Maureen McDonald concentrates on 'highly preventable problems'
HOOKSETT — Despite a successful career in broadcast journalism, Maureen McDonald said she has no regrets leaving her TV producer job behind and becoming the director of community relations for the New Hampshire Coalition Against Domestic and Sexual Violence.
"I think I had an 'Aha' moment looking at the stats. In New Hampshire one in four women has been sexually assaulted at one point in their lives, and one in three has been a victim of an assault by an intimate partner. So prevalent is this problem we don't even see it for what it is, and we know from the research we did in New Hampshire a few years ago that it does impact everyone. If you are not a victim, odds are you still know one, so this should be on the forefront of everyone's mind. And I think these are highly preventable problems," McDonald said.
McDonald, who lives in Hooksett with her husband and two children, went to Trinity College and then received her master's degree in broadcast journalism at Boston University. McDonald left her job as the 5 p.m. news producer for Channel 9 news in 2006 to join the CADSV despite the uncertainty of how long funding for the position would last and the fact it was only a 30-hour-a-week job.
"I have always been interested in social justice and nonprofits, and I have experience working with nonprofits, and one day I found that (the CADSV) was looking for a public relations coordinator, which seemed like a good fit with my background. It turned out to be a great decision," McDonald said.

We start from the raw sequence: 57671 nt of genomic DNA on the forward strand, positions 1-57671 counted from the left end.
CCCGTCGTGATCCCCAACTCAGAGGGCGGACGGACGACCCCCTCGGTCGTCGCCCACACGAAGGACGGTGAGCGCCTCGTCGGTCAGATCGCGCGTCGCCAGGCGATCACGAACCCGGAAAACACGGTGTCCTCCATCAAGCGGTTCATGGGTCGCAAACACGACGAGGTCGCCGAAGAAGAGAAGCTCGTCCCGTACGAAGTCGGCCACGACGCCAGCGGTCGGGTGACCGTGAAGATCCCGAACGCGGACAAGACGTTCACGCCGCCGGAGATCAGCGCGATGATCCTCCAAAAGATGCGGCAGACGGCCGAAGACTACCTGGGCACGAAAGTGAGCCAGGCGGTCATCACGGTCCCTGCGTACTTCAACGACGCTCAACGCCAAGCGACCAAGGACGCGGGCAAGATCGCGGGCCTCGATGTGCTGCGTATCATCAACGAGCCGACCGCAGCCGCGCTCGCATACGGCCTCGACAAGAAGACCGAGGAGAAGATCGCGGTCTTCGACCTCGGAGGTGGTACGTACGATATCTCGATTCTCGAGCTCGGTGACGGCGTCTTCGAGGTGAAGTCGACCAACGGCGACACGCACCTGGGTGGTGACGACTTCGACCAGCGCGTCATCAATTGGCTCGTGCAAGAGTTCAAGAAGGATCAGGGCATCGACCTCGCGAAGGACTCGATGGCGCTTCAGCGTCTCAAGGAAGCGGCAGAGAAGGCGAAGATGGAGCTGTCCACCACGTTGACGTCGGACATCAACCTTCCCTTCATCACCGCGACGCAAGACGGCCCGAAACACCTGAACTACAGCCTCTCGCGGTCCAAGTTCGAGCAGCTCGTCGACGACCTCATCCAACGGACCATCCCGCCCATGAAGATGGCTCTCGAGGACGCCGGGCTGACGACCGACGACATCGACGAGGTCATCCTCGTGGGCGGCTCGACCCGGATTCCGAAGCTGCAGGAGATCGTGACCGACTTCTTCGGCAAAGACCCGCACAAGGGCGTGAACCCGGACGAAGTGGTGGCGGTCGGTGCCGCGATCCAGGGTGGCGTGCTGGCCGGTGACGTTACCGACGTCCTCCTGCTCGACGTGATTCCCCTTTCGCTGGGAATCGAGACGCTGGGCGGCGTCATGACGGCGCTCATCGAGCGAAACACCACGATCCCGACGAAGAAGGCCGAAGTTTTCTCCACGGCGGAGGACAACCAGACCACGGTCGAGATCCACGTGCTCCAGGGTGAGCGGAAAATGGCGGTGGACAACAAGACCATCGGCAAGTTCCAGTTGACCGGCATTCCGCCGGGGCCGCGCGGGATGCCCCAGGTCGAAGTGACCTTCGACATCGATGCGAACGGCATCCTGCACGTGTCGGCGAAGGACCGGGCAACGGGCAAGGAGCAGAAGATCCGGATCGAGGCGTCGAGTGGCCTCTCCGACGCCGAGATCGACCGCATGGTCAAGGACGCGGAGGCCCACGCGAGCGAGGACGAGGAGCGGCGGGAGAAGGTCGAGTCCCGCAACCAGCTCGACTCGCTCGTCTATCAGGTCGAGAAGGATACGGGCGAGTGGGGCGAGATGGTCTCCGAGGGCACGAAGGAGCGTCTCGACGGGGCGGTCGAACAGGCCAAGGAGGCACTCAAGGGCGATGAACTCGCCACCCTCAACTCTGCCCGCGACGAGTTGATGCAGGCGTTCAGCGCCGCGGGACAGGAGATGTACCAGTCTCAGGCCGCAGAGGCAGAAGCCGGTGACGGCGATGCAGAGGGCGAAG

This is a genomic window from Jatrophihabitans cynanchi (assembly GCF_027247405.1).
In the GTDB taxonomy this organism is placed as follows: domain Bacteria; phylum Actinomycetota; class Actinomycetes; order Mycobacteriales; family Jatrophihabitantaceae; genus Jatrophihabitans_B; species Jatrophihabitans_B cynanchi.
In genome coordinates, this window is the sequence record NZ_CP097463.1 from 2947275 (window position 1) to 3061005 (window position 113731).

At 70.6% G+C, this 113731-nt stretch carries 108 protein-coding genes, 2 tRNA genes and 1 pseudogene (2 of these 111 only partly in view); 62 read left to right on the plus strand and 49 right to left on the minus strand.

"Now I am the community relations director, and the job has grown from 30 hours a week to however many I can squeeze in. I do a combination of communications work and fundraising. I do public relations, I help with the website and social media. Basically anything communications-related coming out of this office."
McDonald said that the CADSV serves as the umbrella organization for 14 separate crisis centers located around the state.
"Centers like these are necessary; we served over 16,000 people last year, and we know a lot of people never even come to the centers for help. Part of my job is to make sure that I beat the drum and let any victim know we are here 24 hours a day seven days a week and it is free. Sometimes people just need to talk, but sometimes they need a place to stay, and we can help plan for their safety," McDonald said.
She sees the biggest problem facing New Hampshire as domestic violence, sexual assault, and stalking. "You cannot meet one person who isn't impacted by one of these issues, whether it be a loved one, a family member, or a friend who has been impacted."